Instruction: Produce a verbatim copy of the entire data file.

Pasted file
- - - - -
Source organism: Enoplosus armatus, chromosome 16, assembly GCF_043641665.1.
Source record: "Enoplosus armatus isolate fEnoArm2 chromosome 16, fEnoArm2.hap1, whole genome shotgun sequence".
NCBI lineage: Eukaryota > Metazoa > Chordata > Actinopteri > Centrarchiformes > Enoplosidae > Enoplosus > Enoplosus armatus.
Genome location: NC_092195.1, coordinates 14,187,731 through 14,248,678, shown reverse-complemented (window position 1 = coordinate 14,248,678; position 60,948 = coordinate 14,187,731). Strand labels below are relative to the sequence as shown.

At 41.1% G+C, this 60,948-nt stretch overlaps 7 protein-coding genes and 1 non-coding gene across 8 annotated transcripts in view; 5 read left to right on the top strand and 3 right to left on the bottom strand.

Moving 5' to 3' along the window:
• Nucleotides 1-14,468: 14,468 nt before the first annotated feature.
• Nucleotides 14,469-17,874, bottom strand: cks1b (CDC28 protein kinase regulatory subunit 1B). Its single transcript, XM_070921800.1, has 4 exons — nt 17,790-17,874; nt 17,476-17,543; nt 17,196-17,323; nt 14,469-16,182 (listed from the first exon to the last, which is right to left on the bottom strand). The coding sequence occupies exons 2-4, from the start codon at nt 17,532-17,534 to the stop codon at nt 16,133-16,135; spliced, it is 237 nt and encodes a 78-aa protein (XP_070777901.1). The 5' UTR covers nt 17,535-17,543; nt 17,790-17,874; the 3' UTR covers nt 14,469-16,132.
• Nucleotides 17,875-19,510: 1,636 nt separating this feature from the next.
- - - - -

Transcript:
Source organism: Enoplosus armatus, chromosome 16, assembly GCF_043641665.1.
Source record: "Enoplosus armatus isolate fEnoArm2 chromosome 16, fEnoArm2.hap1, whole genome shotgun sequence".
NCBI lineage: Eukaryota > Metazoa > Chordata > Actinopteri > Centrarchiformes > Enoplosidae > Enoplosus > Enoplosus armatus.
Genome location: NC_092195.1, coordinates 14,187,731 through 14,248,678, shown reverse-complemented (window position 1 = coordinate 14,248,678; position 60,948 = coordinate 14,187,731). Strand labels below are relative to the sequence as shown.

At 41.1% G+C, this 60,948-nt stretch overlaps 7 protein-coding genes and 1 non-coding gene across 8 annotated transcripts in view; 5 read left to right on the top strand and 3 right to left on the bottom strand.

Moving 5' to 3' along the window:
• Nucleotides 1-14,468: 14,468 nt before the first annotated feature.
• Nucleotides 14,469-17,874, bottom strand: cks1b (CDC28 protein kinase regulatory subunit 1B). Its single transcript, XM_070921800.1, has 4 exons — nt 17,790-17,874; nt 17,476-17,543; nt 17,196-17,323; nt 14,469-16,182 (listed from the first exon to the last, which is right to left on the bottom strand). The coding sequence occupies exons 2-4, from the start codon at nt 17,532-17,534 to the stop codon at nt 16,133-16,135; spliced, it is 237 nt and encodes a 78-aa protein (XP_070777901.1). The 5' UTR covers nt 17,535-17,543; nt 17,790-17,874; the 3' UTR covers nt 14,469-16,132.
• Nucleotides 17,875-19,510: 1,636 nt separating this feature from the next.